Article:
|WELLINGTON, NEW ZEALAND-(17-2-2006) After a full on leg from Melbourne, the Volvo Ocean Race fleet staged the closest ever finish as the boats came into Wellington.
This week has certainly been a busy one for the Volvo Ocean Race teams, with leg three, the first of the sprint legs, from Melbourne, Australia to Wellington, New Zealand. The leg started slowly, the middle was frenetic and the finish was epic, while there was plenty of high speed action in between.
The Tasman sea, notorious for its short sharp waves and treacherous weather, did not give the teams much respite but did allow them to race quickly to the Wellington pit stop which gives them a brief chance to rest and recuperate.
After 1,450 nautical miles, the race to win top podium position into Wellington was finally decided in nail biting fashion at 0009 GMT - and 26 seconds - on Thursday February 16, when Spanish boat movistar, skippered by Bouwe Bekking from Holland, led Mike Sanderson in ABN AMRO ONE over the finish line by nine seconds. This is the closest finish in the history of the Volvo Ocean Race and in its predecessor, the Whitbread Round the World Race.
movistar, designed by Farr Yacht Design, has had her fair share of bad luck. She missed the first leg of the race due to structural damage on her first night at sea; the team then had the frustration of keel ram failure in the second leg forcing them to slow down twice, so by Leg 3 they were due some good luck and were in a combative mood.
movistar stayed in the middle of the fleet’s north-south divide, level-pegging with ABN AMRO ONE all the way across the Tasman Sea, but as the conditions grew windier the Kouyoumdjian-designed Dutch boat sailed away from them. Knowing their strength lay in light airs, Bouwe and his boys waited and when the predicted fickle breeze in the Cook Strait materialised, they reeled in their prey and started a passionate fight to the very end.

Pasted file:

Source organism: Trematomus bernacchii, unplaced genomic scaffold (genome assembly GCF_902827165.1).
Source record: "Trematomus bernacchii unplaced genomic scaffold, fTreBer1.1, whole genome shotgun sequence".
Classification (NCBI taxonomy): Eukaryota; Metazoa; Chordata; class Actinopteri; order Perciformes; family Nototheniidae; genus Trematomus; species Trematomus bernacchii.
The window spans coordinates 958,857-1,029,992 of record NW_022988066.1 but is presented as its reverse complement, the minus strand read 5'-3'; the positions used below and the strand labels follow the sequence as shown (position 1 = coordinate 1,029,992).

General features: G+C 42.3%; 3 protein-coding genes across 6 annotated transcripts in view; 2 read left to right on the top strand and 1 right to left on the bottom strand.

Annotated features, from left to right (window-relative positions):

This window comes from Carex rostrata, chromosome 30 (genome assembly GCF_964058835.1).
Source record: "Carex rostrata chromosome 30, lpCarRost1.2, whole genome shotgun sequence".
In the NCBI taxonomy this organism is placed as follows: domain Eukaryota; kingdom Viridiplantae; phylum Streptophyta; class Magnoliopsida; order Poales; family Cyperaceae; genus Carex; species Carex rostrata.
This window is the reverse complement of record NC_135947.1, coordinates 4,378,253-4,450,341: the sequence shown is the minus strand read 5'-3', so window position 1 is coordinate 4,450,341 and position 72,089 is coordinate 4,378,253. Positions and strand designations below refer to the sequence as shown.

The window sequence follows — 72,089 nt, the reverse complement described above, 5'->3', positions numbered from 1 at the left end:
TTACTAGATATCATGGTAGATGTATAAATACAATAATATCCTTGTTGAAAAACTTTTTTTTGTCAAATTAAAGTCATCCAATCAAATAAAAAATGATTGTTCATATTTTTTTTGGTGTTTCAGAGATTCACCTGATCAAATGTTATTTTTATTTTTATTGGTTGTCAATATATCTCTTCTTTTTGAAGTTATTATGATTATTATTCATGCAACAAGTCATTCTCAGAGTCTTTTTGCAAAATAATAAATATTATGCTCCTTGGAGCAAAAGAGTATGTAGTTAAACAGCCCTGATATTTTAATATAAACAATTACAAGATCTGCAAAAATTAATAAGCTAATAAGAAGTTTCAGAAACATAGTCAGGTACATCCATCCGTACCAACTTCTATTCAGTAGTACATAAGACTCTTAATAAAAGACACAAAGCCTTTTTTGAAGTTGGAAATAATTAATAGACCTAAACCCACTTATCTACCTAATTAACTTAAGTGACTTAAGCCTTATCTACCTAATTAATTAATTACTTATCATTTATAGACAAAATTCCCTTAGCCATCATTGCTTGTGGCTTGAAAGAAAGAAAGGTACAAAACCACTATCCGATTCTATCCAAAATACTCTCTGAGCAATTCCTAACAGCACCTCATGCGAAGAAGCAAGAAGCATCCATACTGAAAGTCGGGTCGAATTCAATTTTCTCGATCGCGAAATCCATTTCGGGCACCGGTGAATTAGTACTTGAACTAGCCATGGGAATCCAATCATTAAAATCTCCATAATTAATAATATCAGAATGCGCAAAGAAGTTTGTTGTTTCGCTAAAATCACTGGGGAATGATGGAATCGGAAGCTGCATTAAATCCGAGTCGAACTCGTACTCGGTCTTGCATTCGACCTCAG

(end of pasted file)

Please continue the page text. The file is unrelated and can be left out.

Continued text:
An ecstatic Bouwe Bekking described his feelings when he reached shore, ‘This is a really sweet victory. We just managed to hang in there so we are really happy. We have a really fantastic team and a strong after guard in Stuart Bannatyne, Chris Nicholson and myself and it means that we could swap over so we all managed to get some sleep. This leg has been unbelievably tense.’
Mike Sanderson and his predominantly Kiwi crew would have revelled in coming first into their home country, but it wasn’t to be. The ever-gracious Sanderson commented, ‘It was a bit sad for us, but great for movistar. We lost a 40 mile lead and that is pretty tough, but we have had some awesome racing over the last 24 hours so we are pleased that we managed to hang on. We can't be upset, we have extended our lead by adding six points to our score and that is why we are here.’
Three hours later that same afternoon local time, The Black Pearl slipped into Wellington harbour with Paul Cayard and his Pirates taking third position, followed shortly by mixed emotions aboard Brasil 1 (Torben Grael). Brasil 1 had made a terrific fight back after structural failure in the deck laminate which sent them back to South Africa and then the loss of their mast over 1,300 miles from Australia on Leg 2. They might have felt a little trepidation about the boat in big winds and seas, but this leg should dispel their fears. This immensely popular crew is still in with a chance.